Find us on Google+ August 2015 ~ Inventor Tales

Friday, August 21, 2015

Defragging Autodesk Vault Using a Script

It's been a little while since I've been able to dig into Autodesk Vault, but just this week, I had to locate a script to defragment the Vault database. 

The reason for a defragment is to make sure Vault performance doesn't degrade when making database queries.  For those of us not intimate with SQL, those are Vault Searches.

A manual defrag can be kicked off from the ADMS Console on your server at any time.  All you have to do is right click on the database you want to defrag, and choose "Defragment Database".

A manual defrag from the ADMS Console

But the next warning will give you an indication that this isn't a small feat.

You should read and heed this message! 
The database will lock during a defragment, and the users won't be able to use it.  As a rule, this is undesirable during working hours.

What would be better, is if we could run it during off hours when nobody is accessing the server.

A script can be used to make sure you, as a CAD Manager, don't have to log in during the dead of night to execute the command yourself.  The script is just a text string that runs the same function as the command shown above.

An example of the script in Notepad.  Click to enlarge this image.

This can be set to run as a Window Scheduled Task.  You can let the server run this at a time of your choosing.

First of all, the text for the script is listed below.  You can type this in Notepad.  Also, it's all one line of text.  Don't let the wrapping below fool you.

"C:\Program Files\Autodesk\ADMS Professional 2016\ADMS Console\Connectivity.ADMSConsole.exe" -Odefragmentvault -NVault -VUAdministrator -VP -S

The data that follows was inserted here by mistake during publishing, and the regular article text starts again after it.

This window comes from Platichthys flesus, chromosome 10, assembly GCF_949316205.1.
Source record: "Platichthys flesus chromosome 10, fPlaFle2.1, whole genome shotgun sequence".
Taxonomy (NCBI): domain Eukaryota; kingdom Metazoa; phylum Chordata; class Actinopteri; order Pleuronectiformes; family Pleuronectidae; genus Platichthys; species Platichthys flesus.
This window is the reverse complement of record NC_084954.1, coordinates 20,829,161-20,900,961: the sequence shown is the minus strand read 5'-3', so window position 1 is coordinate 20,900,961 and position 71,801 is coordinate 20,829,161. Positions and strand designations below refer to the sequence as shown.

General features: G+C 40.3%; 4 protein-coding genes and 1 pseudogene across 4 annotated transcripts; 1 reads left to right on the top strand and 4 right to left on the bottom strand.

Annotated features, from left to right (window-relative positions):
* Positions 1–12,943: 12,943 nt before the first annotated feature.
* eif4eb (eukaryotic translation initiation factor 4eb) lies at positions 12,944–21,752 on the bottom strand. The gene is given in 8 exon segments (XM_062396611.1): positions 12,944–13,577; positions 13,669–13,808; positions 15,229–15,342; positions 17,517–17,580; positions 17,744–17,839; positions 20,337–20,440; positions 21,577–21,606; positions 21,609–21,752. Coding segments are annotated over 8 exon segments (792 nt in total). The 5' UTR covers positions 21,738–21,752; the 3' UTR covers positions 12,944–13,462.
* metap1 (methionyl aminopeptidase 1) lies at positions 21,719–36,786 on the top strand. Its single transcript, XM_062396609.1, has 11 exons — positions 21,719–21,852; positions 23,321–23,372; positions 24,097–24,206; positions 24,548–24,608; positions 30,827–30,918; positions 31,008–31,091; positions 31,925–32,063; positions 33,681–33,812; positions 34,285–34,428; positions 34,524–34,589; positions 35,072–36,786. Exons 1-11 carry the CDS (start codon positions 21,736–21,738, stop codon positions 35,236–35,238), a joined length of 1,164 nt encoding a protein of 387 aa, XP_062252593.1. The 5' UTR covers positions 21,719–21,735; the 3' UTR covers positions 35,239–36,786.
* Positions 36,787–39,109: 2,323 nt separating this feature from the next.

There's a lot of geeky sort of words and phrases in this script.  So let's break it down a little bit.

C:\Program Files\Autodesk\ADMS Professional 2016\ADMS Console

This line just opens up the directory where the executable file to run thee script is located.  Note that it's version specific if you use the default location.

To make sure I've got it right, I copy and paste the location into Windows Explorer.  If it opens up the folder location with the file, Connectivity.ADMSConsole.exe in it, congratulations, it's right.

Go get yourself a cookie!

Speaking of Connectivity.ADMSConsole.exe. 

This one is pretty simple, it's the executable file that starts Vault commands.  In effect, it's starting the ADMS Console without the interface.


This is the switch that tells Vault that a defragment is being done.  Different switches can get Vault to do different functions, such as backup.


This is important! The -N is a switch tells Vault which Vault database is going to be defragmented.  For example -NOlympus would defragment the Vault database named "Olympus".


Often the user "Administrator", the -VU switch tells Vault which user the Vault is using to run the defragmentation.  The user running the script isn't important, but they must be a Vault user with administrative permissions.


This is the password for the user identified by the -VU switch.  In my sample, it's blank because my administrator doesn't have a password.

Yes I know, this is a terrible practice.  Do as I recommend, not as I do!  (cheeky grin).


This runs the script silently.  That means that it won't show you any dialog boxes and wait for you to hit "OK".  It's just going to chug along.

Now that all that is been explained, you can save this script with a *.bat extension.

Now, set it up as a Windows Scheduled Task, and you should be off and running!

It's hard to give a solid schedule to run a defrag on, but I usually run my tasks about every six months or so, but that's just what works for me.  You'll have to keep an eye on your Vault and see how it performs.  You may be able to go longer or shorter depending on your personal experience.

If you want, you can always check the ADMS Console, if it says "Defragmention Recommended", it's probably a good idea to run that defrag!

Time to do a little maintenance! 
One more tip, but this is a big one.  Always! Always! Always! Make sure you close the ADMS Console interface when you log off your machine!  

Vault will only allow one instance of the ADMS Console to run at a time!  If you forget this step, the script won't be able start.  That means that no backups, defrags, or anything else that runs off Connectivity.ADMSConsole.exe will work!

You don't want to see this message